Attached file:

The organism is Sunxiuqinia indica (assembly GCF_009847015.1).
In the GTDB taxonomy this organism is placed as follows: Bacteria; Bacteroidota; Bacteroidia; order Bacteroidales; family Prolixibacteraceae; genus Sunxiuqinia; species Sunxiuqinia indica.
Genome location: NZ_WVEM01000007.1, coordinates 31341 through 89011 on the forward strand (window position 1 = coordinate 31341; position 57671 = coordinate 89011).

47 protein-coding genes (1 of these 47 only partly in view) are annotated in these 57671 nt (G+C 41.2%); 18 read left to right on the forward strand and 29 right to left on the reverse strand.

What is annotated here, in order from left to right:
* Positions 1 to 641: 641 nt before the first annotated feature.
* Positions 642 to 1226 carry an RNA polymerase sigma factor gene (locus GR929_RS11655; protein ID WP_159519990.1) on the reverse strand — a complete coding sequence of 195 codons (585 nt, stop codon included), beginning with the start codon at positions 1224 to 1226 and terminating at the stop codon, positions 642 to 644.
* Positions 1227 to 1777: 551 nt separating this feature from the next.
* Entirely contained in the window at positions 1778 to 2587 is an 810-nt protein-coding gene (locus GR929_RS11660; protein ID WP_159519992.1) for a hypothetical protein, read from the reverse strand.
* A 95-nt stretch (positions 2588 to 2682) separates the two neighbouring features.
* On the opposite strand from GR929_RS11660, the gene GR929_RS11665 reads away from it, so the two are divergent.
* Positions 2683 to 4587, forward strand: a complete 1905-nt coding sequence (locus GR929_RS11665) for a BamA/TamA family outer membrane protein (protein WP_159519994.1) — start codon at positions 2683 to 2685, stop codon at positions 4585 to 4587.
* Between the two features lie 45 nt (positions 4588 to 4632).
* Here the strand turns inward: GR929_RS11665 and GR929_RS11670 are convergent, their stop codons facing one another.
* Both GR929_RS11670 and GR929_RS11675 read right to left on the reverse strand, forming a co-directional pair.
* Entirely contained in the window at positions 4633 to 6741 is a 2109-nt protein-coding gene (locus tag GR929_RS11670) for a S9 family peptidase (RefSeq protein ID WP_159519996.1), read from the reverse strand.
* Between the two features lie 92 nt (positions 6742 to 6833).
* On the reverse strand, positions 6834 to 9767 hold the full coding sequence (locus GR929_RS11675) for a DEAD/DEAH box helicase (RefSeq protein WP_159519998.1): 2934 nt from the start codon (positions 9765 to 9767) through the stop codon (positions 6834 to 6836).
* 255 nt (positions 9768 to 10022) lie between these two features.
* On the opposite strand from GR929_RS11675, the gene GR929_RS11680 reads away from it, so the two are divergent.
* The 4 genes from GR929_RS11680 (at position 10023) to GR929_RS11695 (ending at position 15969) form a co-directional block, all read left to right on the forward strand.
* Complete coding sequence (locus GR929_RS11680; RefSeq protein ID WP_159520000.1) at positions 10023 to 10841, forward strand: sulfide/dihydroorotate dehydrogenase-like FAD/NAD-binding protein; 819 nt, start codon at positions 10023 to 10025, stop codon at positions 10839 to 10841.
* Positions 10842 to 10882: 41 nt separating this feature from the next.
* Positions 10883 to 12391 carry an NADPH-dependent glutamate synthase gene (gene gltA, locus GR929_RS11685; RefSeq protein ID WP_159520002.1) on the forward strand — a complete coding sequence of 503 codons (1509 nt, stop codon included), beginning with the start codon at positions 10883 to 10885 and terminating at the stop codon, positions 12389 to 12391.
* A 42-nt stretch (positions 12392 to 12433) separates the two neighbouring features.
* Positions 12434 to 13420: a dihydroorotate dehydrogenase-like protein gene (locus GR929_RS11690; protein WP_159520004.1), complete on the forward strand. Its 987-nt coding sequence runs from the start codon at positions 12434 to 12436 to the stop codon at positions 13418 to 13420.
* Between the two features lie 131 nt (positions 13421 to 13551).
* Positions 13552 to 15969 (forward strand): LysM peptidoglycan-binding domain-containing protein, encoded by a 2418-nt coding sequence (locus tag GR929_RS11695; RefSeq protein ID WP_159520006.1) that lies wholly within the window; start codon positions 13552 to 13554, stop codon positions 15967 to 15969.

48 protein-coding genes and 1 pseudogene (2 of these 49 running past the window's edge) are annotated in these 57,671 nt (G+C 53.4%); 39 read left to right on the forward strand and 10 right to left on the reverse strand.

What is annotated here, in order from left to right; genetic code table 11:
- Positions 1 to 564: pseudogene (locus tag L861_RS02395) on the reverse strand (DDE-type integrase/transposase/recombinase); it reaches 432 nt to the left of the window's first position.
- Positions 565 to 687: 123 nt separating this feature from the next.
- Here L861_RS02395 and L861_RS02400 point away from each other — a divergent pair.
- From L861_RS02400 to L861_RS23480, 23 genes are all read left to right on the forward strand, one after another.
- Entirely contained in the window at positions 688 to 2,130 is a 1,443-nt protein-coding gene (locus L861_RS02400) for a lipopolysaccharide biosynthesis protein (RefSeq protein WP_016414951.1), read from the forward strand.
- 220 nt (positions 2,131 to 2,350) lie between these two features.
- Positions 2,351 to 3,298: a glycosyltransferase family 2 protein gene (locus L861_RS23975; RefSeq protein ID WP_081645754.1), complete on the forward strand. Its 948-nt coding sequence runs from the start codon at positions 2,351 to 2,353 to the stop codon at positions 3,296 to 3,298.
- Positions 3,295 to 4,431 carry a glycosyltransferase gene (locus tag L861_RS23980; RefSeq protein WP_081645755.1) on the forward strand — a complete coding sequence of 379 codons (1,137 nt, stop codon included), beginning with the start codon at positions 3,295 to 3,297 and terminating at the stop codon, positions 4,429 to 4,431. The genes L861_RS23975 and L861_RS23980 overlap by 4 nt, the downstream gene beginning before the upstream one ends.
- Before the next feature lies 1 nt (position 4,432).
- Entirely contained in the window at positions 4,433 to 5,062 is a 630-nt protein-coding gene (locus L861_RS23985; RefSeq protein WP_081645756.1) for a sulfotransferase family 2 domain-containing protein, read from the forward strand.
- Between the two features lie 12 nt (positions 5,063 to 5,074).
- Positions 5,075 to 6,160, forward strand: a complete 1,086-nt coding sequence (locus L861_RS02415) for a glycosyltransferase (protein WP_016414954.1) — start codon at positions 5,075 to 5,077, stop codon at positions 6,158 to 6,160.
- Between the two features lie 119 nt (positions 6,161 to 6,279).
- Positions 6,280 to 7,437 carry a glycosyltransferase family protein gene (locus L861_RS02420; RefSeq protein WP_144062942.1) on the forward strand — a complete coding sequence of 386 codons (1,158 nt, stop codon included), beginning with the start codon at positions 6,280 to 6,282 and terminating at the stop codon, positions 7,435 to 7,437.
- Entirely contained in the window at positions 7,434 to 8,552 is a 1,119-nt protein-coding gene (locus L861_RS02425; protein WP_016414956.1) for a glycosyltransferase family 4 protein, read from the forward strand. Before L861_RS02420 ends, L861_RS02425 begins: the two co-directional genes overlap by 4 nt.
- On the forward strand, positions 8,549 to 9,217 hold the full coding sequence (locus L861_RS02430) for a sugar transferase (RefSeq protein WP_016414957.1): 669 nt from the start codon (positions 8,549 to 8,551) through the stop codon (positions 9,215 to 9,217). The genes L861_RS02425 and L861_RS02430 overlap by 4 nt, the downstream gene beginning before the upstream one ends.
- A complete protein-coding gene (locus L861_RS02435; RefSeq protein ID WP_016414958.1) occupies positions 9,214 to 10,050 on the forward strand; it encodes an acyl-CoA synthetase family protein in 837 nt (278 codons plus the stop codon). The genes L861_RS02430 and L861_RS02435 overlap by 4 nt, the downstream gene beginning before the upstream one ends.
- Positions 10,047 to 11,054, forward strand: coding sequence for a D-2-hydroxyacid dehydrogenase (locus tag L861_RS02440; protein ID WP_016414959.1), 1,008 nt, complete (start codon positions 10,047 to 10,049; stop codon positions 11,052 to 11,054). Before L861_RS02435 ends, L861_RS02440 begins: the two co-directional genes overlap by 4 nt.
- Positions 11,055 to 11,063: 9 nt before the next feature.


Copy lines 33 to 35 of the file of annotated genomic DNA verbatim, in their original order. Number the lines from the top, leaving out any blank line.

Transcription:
- Here L861_RS02395 and L861_RS02400 point away from each other — a divergent pair.
- From L861_RS02400 to L861_RS23480, 23 genes are all read left to right on the forward strand, one after another.
- Entirely contained in the window at positions 688 to 2,130 is a 1,443-nt protein-coding gene (locus L861_RS02400) for a lipopolysaccharide biosynthesis protein (RefSeq protein WP_016414951.1), read from the forward strand.